By Edward Cardenas

DETROIT (CBS Detroit) – Henry Ford Hospital was born 100 years ago and over the years has enhanced the well-being of Detroit, and the region, in a number of ways.

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The hospital, which was founded by Henry Ford, has been a pioneer in life-saving medical procedures, building a diverse workforce and investing in the city and region as the sixth largest employer in Michigan.

Henry Ford Hospital’s century of service is the subject of a new exhibit, “Henry Ford Health System: 100 Years Measured in Life,” at the Detroit Historical Museum.

“We have never wavered in our commitment to the city, we have continued to grow dramatically over the years and innovation, which was the hallmark of Henry Ford himself continues to be in our DNA today,” said Nancy Schlichting, CEO of Henry Ford Health System.

The exhibit in the museum’s Community Gallery chronicles the history of the hospital in 100 stories which range from Henry Ford taking control of the stalled 48-bed Detroit General Hospital project – which became today’s Henry Ford Hospital – through the latest innovations in health care that include modern patient gowns that don’t open in the back.

Henry Ford Hospital, which began on West Grand Blvd., has now grown into Henry Ford Health System, which serves a five-county area admitting 89,000 patients a year to hospitals with more than 3.2 million clinic visits.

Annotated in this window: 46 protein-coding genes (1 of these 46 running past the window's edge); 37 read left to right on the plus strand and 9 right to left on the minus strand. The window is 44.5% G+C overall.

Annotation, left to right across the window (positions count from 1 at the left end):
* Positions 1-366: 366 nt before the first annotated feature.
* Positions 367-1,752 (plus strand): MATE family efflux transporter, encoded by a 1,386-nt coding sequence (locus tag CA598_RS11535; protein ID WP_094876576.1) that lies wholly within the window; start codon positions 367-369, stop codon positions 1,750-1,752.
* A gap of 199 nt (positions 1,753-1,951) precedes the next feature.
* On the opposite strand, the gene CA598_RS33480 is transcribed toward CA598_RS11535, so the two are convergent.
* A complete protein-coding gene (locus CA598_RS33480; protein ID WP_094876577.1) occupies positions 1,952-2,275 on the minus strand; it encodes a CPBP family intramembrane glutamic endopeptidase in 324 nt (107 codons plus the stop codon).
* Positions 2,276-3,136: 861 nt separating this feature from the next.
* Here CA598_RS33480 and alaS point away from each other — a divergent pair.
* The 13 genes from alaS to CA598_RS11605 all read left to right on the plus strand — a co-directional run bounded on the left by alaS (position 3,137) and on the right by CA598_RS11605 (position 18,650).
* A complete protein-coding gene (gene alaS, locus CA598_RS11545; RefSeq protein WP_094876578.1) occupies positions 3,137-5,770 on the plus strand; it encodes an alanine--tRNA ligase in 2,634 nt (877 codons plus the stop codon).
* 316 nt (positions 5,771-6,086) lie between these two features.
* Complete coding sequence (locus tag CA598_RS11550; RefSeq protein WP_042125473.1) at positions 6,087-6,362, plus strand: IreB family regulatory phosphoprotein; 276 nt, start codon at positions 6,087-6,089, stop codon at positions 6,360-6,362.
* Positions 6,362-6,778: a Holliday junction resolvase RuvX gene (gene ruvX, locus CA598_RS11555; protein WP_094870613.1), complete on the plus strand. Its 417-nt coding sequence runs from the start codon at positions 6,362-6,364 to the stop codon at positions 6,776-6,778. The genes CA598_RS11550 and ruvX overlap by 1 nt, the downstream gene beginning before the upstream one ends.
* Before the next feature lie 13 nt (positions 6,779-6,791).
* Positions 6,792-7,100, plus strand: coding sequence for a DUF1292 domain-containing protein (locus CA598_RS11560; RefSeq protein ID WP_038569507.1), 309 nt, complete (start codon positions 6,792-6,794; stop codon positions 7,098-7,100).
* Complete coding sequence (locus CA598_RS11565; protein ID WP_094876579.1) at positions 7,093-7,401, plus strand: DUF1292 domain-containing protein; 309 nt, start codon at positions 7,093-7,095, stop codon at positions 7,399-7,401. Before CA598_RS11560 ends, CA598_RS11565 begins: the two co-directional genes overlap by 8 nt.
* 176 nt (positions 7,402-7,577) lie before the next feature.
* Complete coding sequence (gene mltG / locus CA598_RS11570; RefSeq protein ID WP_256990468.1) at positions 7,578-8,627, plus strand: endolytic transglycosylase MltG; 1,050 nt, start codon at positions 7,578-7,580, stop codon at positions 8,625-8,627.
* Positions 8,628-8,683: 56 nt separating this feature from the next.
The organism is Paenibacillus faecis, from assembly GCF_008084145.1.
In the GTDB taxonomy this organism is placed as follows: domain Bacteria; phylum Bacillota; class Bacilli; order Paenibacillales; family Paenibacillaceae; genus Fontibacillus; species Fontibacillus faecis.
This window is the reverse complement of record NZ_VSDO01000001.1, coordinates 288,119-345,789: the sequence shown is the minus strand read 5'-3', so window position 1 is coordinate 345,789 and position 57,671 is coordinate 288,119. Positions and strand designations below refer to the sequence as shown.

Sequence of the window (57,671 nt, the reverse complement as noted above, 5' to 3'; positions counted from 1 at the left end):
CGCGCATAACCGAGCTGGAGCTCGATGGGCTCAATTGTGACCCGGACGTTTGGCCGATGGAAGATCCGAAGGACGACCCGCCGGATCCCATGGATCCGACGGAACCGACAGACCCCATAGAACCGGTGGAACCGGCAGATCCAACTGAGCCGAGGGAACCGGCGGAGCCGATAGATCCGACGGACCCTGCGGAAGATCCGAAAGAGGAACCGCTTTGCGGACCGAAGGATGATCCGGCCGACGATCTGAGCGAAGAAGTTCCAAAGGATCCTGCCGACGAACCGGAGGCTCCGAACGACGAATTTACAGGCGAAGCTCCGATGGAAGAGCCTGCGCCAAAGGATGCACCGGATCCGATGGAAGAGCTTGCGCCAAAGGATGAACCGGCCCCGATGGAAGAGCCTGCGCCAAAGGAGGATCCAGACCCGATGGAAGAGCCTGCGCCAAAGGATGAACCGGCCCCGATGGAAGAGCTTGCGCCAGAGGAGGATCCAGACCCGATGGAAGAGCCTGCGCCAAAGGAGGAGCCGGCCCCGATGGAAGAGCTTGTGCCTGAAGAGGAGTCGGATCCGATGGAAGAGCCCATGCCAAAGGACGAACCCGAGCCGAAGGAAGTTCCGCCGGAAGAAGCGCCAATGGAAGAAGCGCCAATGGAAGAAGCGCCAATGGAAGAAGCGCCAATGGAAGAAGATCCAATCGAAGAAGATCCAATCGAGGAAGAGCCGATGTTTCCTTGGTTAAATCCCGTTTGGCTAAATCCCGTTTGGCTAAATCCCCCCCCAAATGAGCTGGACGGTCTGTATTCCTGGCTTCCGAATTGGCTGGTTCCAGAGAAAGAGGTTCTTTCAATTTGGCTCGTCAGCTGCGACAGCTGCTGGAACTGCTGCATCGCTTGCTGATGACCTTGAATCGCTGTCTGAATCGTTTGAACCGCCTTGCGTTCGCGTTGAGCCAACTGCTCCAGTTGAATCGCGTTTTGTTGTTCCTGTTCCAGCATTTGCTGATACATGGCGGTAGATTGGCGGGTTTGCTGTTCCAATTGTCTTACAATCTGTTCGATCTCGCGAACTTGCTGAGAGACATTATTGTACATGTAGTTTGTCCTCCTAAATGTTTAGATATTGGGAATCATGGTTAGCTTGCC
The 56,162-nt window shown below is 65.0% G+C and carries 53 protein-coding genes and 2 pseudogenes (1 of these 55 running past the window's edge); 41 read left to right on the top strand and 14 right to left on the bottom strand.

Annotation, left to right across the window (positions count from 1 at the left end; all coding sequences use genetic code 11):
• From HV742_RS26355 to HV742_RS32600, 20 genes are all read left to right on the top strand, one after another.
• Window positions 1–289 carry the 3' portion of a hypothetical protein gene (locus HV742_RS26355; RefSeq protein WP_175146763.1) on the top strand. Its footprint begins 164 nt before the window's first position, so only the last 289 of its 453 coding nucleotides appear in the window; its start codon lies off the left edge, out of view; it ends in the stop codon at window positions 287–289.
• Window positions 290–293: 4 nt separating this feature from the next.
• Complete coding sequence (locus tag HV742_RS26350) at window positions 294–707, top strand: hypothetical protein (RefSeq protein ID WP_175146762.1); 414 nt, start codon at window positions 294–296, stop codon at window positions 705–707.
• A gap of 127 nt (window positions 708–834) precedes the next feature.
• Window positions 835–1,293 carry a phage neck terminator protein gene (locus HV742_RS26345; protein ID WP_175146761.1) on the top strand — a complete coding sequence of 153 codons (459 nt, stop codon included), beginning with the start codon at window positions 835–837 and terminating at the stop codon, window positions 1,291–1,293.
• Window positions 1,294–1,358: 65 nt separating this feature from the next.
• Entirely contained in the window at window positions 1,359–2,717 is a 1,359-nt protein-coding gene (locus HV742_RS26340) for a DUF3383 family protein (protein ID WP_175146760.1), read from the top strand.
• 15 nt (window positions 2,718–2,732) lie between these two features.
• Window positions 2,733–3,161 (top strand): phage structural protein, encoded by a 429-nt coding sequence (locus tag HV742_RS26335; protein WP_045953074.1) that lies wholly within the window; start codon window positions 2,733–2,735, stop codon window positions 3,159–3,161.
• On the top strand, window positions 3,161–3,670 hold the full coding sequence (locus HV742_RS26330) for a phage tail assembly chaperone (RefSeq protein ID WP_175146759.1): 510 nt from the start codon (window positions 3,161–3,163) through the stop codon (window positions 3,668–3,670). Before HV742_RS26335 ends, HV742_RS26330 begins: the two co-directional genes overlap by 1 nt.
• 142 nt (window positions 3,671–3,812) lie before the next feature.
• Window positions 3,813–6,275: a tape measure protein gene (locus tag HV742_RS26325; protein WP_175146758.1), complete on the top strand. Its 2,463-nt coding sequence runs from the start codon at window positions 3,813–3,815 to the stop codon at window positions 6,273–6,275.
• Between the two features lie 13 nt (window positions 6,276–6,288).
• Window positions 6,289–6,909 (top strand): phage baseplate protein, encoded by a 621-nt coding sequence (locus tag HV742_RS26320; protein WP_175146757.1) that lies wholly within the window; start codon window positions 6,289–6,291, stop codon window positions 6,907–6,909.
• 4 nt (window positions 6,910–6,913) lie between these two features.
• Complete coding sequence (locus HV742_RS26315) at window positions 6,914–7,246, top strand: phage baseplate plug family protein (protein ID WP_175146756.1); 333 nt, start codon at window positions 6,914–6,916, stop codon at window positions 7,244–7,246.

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“Henry Ford was really an innovator in everything he did,” said Henry Ford lll, the great-great grandson of the hospital’s founder, who attended the opening of the exhibit. “The level of innovation that he brought to patient care and structure of the hospital is really pretty interesting. The hospital today does a fantastic job of carrying on that legacy.”

The story of the hospital is told through stories, videos and actual devices including wheelchair, EKG machine and examination table from the early 1900s.

John Popovich Jr., M.D., President and CEO of Henry Ford Hospital, who started his career as an intern at the hospital, stated that he considered it an honor to lead the hospital and continue the legacy of his predecessors.

“I saw people who over the course of years continued the values, and continued to carry out the mission from the time I was an intern,” said Popovich, who values the organization’s continued commitment to things such as community, teaming, research and education.

 

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The Detroit Historical Museum is located at 5401 Woodward Ave., and is open 9:30 a.m. – 4 p.m. Tuesday – Friday; and 10 a.m. – 5 p.m.  Saturday and Sunday. The Museum is closed on Mondays. Admission is free.